Your selection of a general contractor, or builder is perhaps one of the most significant informers of cost and process. It therefore deserves a lot of your attention. We generally assist all of our clients with contractor selection. As pioneers in the Passive House space, we are also used to very actively supporting our project contractors—at times helping with unique and specific items all the way through purchase order and delivery on site for installation.
The perceived quality of a build is in the finish level, fixtures, amenities and its durability; it can impact cost significantly. Since the quality of a project manifests itself in the things you experience, see and touch, you may have more firm expectations here and be less willing to compromise. It is therefore important to communicate clearly what quality expectations you have. The good news for a Passive House project is that you get unparalleled comfort, indoor air quality and resilience out of the box, and by design, high-performance components are generally better made and offer enhanced durability at no additional cost.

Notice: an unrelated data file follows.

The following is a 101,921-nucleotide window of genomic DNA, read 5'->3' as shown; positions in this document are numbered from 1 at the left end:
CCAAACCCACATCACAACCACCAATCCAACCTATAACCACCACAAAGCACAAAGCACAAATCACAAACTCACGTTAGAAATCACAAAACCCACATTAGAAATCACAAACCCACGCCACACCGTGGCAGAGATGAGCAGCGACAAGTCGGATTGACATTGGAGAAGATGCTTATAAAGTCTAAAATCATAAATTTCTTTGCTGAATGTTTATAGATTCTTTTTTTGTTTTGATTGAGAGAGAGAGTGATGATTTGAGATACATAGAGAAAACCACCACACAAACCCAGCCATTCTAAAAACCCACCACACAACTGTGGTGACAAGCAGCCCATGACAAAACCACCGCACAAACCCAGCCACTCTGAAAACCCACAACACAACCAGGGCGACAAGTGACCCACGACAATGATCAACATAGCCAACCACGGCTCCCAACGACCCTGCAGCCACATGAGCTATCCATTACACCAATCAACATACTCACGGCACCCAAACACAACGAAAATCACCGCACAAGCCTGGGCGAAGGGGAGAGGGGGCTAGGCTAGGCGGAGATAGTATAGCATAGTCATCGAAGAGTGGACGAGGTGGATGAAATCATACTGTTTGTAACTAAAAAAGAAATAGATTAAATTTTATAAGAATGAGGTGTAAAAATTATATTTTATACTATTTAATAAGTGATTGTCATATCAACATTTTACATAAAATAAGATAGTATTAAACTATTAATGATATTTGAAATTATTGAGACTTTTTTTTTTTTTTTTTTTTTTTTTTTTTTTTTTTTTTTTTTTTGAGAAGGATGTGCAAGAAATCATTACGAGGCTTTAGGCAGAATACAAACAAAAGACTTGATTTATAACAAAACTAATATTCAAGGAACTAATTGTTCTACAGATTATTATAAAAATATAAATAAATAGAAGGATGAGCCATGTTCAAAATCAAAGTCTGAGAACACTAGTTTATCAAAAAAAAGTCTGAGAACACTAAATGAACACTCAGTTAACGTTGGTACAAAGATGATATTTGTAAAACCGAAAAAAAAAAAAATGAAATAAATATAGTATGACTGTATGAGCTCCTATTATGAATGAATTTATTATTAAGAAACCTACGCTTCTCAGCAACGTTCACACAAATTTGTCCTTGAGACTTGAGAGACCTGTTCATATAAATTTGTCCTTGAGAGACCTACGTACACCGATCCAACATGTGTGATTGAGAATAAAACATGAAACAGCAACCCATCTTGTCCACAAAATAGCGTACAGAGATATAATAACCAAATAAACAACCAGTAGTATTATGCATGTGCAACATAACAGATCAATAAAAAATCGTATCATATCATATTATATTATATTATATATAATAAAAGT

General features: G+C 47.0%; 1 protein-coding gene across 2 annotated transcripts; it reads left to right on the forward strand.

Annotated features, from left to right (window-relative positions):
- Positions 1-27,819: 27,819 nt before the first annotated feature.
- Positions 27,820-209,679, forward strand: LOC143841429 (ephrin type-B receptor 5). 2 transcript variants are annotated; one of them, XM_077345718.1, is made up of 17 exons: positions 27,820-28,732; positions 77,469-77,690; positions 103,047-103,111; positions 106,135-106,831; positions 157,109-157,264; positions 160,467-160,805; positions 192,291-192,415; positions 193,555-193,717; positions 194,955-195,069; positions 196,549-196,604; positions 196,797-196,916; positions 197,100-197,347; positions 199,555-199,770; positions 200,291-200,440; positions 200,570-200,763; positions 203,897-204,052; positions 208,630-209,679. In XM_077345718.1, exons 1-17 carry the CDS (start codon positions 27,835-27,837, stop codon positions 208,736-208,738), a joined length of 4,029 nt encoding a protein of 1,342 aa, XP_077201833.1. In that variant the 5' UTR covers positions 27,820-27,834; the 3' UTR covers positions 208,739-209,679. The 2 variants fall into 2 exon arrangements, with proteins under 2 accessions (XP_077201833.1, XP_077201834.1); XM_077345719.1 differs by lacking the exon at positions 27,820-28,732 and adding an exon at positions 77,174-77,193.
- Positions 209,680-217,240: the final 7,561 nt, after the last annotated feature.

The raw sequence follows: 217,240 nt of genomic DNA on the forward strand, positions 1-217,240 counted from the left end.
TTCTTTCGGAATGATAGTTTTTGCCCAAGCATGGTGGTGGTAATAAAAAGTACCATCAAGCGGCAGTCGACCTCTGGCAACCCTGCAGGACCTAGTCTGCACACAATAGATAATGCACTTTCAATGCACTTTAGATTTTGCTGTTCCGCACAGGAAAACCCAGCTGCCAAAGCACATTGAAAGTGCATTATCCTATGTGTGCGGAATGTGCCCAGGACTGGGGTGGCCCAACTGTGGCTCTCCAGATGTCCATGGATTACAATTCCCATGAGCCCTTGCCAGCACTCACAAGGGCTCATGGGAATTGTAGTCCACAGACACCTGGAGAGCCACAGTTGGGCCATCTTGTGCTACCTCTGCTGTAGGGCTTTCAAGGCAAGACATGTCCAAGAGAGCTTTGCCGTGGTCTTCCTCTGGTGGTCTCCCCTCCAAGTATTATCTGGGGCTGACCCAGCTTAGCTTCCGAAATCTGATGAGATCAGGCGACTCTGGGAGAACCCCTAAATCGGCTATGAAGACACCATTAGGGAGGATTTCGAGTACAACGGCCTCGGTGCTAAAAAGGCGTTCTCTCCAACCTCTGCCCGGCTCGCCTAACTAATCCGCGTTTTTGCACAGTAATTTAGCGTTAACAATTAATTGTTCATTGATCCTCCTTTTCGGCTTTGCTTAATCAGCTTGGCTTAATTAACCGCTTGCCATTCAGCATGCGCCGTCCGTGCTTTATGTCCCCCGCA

Initial investments in comfort and energy efficiency have a smaller impact on the project cost but inform performance and operating cost for the life of the building; therefore, they need to be looked at as incremental cost that produce significant value and money in your pocket from day one and over time.
We recommend that you make a list of what your expectations for the project are, and then rank them to help the design and build team to catch up wtih you. Examples of important project parameters are:
Program (room list)